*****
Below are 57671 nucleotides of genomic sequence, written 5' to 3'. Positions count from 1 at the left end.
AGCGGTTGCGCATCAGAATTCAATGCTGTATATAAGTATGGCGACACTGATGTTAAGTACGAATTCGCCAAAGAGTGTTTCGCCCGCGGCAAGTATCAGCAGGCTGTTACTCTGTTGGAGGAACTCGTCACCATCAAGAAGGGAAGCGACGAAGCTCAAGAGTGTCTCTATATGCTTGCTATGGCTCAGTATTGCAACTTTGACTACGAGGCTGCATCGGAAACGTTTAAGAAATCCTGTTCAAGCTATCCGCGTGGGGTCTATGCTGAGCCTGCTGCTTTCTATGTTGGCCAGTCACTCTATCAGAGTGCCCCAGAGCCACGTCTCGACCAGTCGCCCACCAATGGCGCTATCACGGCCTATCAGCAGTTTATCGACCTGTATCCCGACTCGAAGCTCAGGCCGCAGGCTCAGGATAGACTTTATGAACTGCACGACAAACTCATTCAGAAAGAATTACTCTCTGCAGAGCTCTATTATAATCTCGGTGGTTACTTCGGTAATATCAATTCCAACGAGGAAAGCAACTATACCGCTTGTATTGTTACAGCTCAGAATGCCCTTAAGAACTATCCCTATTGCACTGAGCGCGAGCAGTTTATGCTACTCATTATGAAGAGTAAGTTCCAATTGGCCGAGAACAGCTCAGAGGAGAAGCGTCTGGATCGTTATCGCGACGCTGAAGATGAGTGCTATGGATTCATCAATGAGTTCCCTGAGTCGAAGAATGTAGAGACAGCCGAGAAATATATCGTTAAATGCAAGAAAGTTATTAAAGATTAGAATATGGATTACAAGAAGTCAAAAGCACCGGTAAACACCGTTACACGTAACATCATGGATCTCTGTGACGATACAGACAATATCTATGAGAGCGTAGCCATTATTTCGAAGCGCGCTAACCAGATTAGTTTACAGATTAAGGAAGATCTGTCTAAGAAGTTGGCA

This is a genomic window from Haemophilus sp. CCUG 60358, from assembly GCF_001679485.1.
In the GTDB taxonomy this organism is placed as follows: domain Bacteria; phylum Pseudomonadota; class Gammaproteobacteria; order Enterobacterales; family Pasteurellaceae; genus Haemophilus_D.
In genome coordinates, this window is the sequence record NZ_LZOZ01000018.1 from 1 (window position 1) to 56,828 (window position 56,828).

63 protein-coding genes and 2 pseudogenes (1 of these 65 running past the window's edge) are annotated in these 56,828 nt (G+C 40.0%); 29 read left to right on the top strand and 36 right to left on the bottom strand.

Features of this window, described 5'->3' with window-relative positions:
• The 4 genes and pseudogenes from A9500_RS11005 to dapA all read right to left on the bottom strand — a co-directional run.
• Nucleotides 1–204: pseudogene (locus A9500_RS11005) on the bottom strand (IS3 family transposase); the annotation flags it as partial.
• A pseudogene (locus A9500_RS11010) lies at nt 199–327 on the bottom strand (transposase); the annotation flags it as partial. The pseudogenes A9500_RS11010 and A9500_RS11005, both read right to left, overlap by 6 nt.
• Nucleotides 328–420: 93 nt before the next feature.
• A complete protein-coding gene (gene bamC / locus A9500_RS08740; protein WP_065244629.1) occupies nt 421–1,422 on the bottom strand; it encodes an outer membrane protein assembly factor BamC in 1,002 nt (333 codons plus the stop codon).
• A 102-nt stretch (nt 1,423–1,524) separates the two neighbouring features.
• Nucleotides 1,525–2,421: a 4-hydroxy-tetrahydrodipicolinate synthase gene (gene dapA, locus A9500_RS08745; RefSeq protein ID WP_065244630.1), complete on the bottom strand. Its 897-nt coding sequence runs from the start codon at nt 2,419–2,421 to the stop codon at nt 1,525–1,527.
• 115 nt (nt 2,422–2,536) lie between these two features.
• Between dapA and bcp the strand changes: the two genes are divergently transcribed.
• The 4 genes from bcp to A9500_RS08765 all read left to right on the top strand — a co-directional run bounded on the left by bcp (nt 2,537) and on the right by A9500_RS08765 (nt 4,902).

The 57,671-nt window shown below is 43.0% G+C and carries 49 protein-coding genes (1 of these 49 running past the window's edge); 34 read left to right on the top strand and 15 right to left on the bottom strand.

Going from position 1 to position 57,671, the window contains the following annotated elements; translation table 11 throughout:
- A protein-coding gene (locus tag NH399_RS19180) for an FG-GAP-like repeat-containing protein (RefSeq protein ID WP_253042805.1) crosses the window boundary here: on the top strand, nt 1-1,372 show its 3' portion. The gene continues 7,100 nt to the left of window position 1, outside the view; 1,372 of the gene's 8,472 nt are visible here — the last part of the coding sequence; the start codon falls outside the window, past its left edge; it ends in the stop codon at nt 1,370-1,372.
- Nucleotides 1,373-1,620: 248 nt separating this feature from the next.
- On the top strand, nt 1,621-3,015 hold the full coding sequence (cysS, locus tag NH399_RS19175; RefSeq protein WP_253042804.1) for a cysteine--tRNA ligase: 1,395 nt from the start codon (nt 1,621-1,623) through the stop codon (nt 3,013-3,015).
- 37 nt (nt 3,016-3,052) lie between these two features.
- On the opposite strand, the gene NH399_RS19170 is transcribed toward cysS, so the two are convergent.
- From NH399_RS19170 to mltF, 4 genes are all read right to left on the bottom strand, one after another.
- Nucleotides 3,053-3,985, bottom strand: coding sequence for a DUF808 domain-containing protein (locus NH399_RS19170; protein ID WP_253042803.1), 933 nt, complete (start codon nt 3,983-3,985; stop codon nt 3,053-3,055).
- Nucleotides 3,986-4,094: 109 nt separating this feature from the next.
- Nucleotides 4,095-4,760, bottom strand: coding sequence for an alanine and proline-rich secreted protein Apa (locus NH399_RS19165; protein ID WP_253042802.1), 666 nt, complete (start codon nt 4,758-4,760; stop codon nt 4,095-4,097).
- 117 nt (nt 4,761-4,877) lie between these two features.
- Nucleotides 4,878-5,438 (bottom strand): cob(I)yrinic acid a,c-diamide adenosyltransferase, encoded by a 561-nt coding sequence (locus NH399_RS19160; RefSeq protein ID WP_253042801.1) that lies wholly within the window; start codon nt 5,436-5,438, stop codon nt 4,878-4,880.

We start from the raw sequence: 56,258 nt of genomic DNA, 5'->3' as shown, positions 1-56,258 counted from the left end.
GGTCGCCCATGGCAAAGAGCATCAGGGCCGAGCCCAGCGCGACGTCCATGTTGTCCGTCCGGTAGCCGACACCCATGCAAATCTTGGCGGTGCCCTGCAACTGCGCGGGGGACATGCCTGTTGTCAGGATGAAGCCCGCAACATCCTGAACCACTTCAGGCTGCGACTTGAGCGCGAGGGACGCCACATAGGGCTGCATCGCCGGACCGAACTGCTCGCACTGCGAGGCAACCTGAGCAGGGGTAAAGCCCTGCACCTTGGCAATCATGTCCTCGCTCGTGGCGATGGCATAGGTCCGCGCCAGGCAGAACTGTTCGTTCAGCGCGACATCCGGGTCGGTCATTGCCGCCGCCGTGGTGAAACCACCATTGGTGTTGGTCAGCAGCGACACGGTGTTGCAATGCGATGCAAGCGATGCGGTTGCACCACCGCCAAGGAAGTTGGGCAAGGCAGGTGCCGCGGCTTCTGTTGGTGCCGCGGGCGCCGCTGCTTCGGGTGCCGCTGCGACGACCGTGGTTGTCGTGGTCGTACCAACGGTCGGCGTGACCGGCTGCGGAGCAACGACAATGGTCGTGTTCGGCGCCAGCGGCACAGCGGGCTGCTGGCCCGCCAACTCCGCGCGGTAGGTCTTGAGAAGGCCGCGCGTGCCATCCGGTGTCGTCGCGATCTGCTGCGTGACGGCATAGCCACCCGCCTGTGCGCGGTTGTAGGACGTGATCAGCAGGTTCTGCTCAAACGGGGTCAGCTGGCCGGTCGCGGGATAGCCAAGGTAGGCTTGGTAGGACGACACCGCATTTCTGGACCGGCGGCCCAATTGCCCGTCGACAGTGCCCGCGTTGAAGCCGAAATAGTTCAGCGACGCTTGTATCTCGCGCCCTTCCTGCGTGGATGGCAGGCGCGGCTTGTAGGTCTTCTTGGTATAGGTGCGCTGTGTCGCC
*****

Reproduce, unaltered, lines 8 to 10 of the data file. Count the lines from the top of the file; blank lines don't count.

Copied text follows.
• The 4 genes and pseudogenes from A9500_RS11005 to dapA all read right to left on the bottom strand — a co-directional run.
• Nucleotides 1–204: pseudogene (locus A9500_RS11005) on the bottom strand (IS3 family transposase); the annotation flags it as partial.
• A pseudogene (locus A9500_RS11010) lies at nt 199–327 on the bottom strand (transposase); the annotation flags it as partial. The pseudogenes A9500_RS11010 and A9500_RS11005, both read right to left, overlap by 6 nt.